A global genomic survey of Streptococcus pneumoniae has identified 621 strains across 50 countries and has highlighted how the bacteria can evolve in response to vaccination.
To round up 2018, we asked our Expert panel to choose their top papers from across the year. Here, you can discover the articles they selected and read about and the reasons why!
The US FDA has approved Paratek Pharmaceuticals’ antibiotic Nuzyra™ (omadacycline) for the treatments of adults with community-acquired bacterial pneumonia and acute bacterial skin and skin structure infections.
Merck’s antibiotic ZERBAXA® (ceftolozane and tazobactam) has met its primary endpoint of non-inferiority compared with meropenem in a Phase III trial of patients with hospital-acquired and ventilator-associated bacterial pneumonia.
An isolate of colistin-heteroresistant, carbapenem-resistant, hypervirulent/hypermucoviscous Klebsiella pneumoniae has been identified in the USA.
Could carbon monoxide be used to manage sepsis-related lung injury? – an interview with Bryan Kraft, MD
In this interview, we speak to Dr. Bryan Kraft, an Assistant Professor of Medicine at Duke University, about his research into carbon monoxide as a potential therapy to treat ARDS and the clinical trial for this therapy that is currently underway.
Comparison of Clinical & Laboratory Standards Institute standards in antimicrobial susceptibility among the carbapenemase producing Enterobacteriaceae
In this article, carbapenem antimicrobial susceptibility testing profiles were determined in a population of Klebsiella pneumoniae, and their resistance assessed based on previous and current Clinical and Laboratory Standards Institute criteria.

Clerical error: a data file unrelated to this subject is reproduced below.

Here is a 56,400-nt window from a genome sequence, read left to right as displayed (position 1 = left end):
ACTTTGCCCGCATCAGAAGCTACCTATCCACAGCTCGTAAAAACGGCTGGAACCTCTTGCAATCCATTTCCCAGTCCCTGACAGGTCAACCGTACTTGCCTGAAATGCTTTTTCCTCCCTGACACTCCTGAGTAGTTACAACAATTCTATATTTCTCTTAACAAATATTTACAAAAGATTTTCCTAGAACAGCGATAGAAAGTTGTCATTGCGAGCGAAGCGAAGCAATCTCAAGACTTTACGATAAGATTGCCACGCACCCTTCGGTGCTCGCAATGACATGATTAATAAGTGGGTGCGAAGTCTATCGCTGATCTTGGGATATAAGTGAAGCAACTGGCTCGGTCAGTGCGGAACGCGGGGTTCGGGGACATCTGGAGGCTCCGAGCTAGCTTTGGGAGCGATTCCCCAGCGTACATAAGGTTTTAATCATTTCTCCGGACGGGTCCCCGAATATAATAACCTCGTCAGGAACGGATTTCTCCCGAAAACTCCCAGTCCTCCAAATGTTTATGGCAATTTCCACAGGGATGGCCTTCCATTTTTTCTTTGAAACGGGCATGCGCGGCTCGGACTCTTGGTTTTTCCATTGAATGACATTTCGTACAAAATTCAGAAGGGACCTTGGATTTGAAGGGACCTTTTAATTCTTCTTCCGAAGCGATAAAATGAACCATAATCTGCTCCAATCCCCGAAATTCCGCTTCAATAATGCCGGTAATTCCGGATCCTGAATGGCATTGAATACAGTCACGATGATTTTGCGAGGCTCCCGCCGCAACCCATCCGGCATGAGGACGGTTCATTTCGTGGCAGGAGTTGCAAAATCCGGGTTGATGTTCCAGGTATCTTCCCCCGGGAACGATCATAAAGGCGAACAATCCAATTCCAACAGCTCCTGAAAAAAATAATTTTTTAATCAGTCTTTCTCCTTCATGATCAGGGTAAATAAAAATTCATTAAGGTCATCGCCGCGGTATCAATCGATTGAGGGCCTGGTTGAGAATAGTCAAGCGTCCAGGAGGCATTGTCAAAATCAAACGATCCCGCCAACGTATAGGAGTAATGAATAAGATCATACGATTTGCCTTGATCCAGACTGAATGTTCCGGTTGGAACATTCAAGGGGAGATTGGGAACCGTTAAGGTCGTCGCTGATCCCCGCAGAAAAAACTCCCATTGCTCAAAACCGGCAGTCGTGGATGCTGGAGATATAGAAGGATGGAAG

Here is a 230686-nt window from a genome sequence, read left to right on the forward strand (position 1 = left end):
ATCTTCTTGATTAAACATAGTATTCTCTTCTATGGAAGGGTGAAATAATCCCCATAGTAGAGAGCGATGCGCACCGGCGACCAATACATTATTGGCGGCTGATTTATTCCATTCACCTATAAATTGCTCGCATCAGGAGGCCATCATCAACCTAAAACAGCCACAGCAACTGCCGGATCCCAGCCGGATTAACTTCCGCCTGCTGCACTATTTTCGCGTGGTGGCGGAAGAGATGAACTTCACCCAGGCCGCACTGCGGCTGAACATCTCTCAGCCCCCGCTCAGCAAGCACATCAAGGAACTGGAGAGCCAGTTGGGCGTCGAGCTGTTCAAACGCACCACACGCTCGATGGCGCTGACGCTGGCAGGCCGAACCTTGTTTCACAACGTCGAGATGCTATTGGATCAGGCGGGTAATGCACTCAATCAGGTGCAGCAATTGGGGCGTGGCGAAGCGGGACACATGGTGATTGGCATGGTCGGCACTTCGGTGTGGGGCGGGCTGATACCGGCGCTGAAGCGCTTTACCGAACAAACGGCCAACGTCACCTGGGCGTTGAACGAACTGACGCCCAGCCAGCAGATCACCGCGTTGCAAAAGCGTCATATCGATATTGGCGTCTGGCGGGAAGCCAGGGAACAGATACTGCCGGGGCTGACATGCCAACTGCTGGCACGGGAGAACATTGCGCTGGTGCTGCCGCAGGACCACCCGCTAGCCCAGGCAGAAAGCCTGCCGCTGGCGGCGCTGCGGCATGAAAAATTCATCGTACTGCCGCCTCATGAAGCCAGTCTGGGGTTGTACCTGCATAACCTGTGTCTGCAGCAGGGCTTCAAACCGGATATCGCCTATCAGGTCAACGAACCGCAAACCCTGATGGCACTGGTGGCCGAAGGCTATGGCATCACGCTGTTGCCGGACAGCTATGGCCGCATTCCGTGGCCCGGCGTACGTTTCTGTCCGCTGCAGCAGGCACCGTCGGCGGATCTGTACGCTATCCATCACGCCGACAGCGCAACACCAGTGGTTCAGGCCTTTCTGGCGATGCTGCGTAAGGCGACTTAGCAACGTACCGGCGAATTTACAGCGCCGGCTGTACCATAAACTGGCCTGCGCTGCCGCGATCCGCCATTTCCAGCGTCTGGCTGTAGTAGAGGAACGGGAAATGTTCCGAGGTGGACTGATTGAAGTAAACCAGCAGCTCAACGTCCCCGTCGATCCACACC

Green synthesis of capped gold nanoparticles and their effect on Gram-positive and Gram-negative bacteria
This research reports the synthesis of capped gold nanoparticles by reducing HAuCl4 with flower and leaf extracts of Ocimum tenuiflorum, leaves of Azadirachta indica and Mentha spicata and peel of Citrus sinensis plants and assessed their activity on Staphylococcus aureus, Pseudomonas aeruginosa and Klebsiella pneumoniae.
ST37 Klebsiella pneumoniae: development of carbapenem resistance in vivo during antimicrobial therapy in neonates
Currently, carbapenems are an antibiotic option against MDR K. pneumoniae worldwide, however, carbapenem resistance is being reported on a large scale. This study investigates the mechanism leading to in vivo carbapenem resistance development in Klebsiella pneumoniae.
Researchers demonstrate how one of the deadliest hospital-acquired infections can be prevented by training and culture-change interventions.